Reader el asked me on numerous occasions to write about domestic violence in FSU countries and the US. This is a painful topic for me to write about but I can’t refuse a request from such a dedicated reader. Besides, I think that it is important to educate people on what the situation in this area is in other countries.
Countries of the former Soviet Union have a tragic legacy of genocides, oppression, suffering, and fear. This daily terror people experienced for generations doesn’t simply evaporate. The impotence we all feel in the face of our repressive authorities makes us lash out with violence against each other.
I witnessed scenes back in Ukraine where somebody would accidentally push a person on a bus or bump into a pedestrian in the street and, instead of saying “Sorry” and moving on, people would jump at each other and start beating the offender.
Violence against women is really terrifying in our countries. At least every other woman has been a victim of rape. Every single woman (statistically) has been assaulted. When I was 15, I was walking home from school in broad daylight. A much older man asked me for my phone number, and I refused politely. He grabbed me by the hair, dragged me for several feet, pushed me into the mud, and started beating me with his feet.
A crowd of people, consisting mostly of older women, gathered. They did nothing to interfere and expressed their complete approval for the man who “gave the little bitch [namely, a child in a school uniform] what she deserved.”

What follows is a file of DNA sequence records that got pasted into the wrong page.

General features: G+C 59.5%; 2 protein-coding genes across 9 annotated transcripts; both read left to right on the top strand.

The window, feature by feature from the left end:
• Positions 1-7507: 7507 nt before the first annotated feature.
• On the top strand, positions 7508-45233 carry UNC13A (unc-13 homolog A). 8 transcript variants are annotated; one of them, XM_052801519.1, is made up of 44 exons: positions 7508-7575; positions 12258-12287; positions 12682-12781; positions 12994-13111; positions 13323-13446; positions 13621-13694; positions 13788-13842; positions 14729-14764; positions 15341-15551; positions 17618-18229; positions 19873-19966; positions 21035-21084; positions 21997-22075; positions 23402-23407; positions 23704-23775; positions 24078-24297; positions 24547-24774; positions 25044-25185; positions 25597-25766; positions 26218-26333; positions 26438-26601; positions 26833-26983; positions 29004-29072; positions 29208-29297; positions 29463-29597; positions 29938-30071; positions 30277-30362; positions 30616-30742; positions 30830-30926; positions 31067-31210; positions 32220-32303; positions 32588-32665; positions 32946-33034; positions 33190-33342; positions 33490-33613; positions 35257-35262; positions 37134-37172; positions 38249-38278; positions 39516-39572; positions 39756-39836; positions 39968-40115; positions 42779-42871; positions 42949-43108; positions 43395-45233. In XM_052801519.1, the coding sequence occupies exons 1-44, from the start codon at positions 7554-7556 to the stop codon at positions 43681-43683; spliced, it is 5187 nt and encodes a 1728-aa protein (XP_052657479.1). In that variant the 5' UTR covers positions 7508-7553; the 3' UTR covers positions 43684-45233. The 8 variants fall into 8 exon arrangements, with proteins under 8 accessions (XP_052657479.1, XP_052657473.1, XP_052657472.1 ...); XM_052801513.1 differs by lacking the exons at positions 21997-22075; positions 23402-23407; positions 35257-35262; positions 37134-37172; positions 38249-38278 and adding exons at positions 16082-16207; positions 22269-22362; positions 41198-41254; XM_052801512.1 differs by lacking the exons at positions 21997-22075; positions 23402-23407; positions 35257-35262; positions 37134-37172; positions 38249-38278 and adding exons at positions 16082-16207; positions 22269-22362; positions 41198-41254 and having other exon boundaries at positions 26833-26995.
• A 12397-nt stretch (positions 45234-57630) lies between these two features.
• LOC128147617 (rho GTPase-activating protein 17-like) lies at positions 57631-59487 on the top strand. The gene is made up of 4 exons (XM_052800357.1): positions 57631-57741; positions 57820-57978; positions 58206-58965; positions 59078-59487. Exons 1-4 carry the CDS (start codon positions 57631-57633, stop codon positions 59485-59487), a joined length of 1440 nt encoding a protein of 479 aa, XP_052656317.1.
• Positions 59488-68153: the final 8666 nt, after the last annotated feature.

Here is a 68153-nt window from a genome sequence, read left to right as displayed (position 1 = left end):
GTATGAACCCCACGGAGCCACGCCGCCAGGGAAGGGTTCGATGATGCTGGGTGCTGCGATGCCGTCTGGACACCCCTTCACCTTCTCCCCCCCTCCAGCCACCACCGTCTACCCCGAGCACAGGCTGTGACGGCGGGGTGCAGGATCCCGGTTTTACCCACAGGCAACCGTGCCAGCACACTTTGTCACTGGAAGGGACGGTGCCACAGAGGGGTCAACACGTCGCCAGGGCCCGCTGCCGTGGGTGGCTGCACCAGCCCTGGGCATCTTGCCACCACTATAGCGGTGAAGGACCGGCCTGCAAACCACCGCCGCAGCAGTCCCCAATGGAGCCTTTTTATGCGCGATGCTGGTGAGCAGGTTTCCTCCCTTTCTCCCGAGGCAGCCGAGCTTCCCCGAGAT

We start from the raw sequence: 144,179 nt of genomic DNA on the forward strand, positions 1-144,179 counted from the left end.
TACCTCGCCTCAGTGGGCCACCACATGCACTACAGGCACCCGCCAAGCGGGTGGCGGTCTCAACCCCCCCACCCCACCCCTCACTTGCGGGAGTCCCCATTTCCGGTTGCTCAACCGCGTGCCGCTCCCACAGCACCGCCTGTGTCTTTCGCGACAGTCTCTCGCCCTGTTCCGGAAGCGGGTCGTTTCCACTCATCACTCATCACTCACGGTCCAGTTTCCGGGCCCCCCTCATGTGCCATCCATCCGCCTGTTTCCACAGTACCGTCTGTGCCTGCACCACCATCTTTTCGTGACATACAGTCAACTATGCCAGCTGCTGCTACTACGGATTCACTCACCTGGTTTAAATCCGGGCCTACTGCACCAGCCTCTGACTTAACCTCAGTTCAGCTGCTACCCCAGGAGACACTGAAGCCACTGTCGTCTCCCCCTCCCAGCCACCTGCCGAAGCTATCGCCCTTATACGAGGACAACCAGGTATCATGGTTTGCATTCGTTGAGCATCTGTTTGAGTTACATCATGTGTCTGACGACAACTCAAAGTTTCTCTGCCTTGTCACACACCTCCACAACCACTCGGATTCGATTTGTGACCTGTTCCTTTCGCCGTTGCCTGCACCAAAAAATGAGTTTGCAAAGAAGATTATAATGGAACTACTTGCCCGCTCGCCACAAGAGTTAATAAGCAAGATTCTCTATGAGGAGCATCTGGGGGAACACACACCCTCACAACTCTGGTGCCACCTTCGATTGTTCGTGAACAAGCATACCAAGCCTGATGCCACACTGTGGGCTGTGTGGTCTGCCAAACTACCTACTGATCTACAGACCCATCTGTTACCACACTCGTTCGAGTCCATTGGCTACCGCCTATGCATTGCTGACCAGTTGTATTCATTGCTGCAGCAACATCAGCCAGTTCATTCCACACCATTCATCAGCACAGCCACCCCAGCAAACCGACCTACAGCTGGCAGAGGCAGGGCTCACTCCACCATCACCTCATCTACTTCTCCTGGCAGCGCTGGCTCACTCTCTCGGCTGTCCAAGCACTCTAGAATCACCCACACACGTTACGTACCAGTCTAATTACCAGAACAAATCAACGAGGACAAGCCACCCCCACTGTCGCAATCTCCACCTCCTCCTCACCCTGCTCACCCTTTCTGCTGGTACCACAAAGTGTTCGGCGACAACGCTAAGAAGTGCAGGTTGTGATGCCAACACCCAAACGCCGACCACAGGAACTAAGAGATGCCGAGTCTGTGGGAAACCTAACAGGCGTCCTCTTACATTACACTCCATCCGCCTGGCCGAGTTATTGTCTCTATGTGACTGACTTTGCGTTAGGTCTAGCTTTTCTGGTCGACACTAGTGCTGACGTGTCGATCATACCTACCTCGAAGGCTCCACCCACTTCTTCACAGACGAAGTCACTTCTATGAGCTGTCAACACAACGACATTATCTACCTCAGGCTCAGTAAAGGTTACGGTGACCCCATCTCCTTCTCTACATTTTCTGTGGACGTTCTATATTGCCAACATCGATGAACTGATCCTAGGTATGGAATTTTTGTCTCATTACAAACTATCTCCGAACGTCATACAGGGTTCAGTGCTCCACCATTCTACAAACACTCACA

When the attacker was done with me and left, nobody helped me to get up. The crowd of (predominantly female) observers stood there and giggled. I didn’t really even discuss this with anybody at that time because it was just something that happened to you, a normal daily reality.
I can’t tell you how many times I was groped, poked, grabbed, had people stick their hands between my legs, saw people expose themselves to me when I was a child, a teenager, a young woman in my country. This happened on the bus, in the subway, on the street, everywhere. This happened all the time. This is how every woman lived. And, in all probability, still does in our countries. I was very lucky in that I was never raped or harmed in any serious way, at least.
Of course, this kind of violence spills onto children. Little kids are beaten and abused by both men and women. Then, the kids grow up and become abusers in turn. I know both adult women and adult men who were victims of domestic violence for decades. And they all started out as children in abusive households.
Violence and abuse exist in North America, too. I’m sure that many of the people who are reading this post know this first-hand. Men, women, children, older people, disabled people – anybody can be a victim of abuse. However, this daily, daunting, wearing violence that you don’t even notice any more because it happens everywhere, all the time is not something that you encounter here the way you do in our countries.